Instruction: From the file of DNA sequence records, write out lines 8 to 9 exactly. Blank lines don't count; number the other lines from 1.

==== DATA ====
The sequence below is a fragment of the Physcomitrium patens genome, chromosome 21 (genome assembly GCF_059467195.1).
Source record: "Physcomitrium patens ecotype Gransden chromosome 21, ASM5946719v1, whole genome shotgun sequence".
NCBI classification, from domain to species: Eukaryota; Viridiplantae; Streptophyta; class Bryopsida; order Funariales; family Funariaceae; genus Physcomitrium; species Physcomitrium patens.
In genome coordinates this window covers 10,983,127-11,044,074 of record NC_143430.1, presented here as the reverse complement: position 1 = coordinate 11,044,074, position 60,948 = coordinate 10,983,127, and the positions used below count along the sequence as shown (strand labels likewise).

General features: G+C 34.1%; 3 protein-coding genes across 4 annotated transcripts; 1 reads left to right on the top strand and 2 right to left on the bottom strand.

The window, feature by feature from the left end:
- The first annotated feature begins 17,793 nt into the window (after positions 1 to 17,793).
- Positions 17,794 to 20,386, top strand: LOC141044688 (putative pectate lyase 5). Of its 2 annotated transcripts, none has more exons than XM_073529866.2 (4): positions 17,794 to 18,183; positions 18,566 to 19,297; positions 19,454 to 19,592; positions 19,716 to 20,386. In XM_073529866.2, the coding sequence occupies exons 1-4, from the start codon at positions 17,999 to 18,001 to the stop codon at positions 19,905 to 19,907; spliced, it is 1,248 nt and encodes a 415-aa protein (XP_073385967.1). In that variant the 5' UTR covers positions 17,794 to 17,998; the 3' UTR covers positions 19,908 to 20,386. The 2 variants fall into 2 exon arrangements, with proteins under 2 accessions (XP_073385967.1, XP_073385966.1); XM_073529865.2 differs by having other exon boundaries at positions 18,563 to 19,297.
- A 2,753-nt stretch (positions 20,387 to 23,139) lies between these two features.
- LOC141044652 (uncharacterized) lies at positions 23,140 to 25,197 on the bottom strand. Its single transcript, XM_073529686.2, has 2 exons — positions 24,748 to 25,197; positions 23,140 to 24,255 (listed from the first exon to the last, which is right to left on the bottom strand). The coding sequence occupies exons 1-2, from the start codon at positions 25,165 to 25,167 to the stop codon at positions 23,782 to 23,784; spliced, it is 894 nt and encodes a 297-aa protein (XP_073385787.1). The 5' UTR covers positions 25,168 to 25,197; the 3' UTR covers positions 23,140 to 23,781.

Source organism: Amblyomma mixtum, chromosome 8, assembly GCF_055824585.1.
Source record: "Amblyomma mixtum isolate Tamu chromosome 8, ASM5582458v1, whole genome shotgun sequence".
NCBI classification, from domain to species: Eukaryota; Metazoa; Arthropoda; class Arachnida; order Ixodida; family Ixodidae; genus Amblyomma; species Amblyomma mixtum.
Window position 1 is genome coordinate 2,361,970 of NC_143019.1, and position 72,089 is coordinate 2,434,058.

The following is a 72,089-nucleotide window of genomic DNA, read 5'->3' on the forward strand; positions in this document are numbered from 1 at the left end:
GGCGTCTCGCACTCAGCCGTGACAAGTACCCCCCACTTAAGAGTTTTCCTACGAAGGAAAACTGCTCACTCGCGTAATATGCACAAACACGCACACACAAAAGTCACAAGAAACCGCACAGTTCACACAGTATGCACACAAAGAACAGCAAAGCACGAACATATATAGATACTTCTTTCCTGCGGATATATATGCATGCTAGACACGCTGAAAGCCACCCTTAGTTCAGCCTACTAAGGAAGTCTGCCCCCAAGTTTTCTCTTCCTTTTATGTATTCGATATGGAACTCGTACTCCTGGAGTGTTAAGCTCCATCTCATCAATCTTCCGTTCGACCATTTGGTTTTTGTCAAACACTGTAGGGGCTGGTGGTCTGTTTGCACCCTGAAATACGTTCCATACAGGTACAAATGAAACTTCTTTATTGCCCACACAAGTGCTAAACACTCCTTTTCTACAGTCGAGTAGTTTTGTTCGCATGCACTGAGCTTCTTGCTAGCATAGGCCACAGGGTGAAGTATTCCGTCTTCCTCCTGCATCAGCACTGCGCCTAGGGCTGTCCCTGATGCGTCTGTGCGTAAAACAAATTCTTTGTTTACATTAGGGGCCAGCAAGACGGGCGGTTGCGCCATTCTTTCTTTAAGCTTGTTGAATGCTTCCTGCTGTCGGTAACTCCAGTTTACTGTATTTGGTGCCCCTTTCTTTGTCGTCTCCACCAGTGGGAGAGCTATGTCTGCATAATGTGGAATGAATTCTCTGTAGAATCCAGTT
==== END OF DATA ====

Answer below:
- Positions 17,794 to 20,386, top strand: LOC141044688 (putative pectate lyase 5). Of its 2 annotated transcripts, none has more exons than XM_073529866.2 (4): positions 17,794 to 18,183; positions 18,566 to 19,297; positions 19,454 to 19,592; positions 19,716 to 20,386. In XM_073529866.2, the coding sequence occupies exons 1-4, from the start codon at positions 17,999 to 18,001 to the stop codon at positions 19,905 to 19,907; spliced, it is 1,248 nt and encodes a 415-aa protein (XP_073385967.1). In that variant the 5' UTR covers positions 17,794 to 17,998; the 3' UTR covers positions 19,908 to 20,386. The 2 variants fall into 2 exon arrangements, with proteins under 2 accessions (XP_073385967.1, XP_073385966.1); XM_073529865.2 differs by having other exon boundaries at positions 18,563 to 19,297.
- A 2,753-nt stretch (positions 20,387 to 23,139) lies between these two features.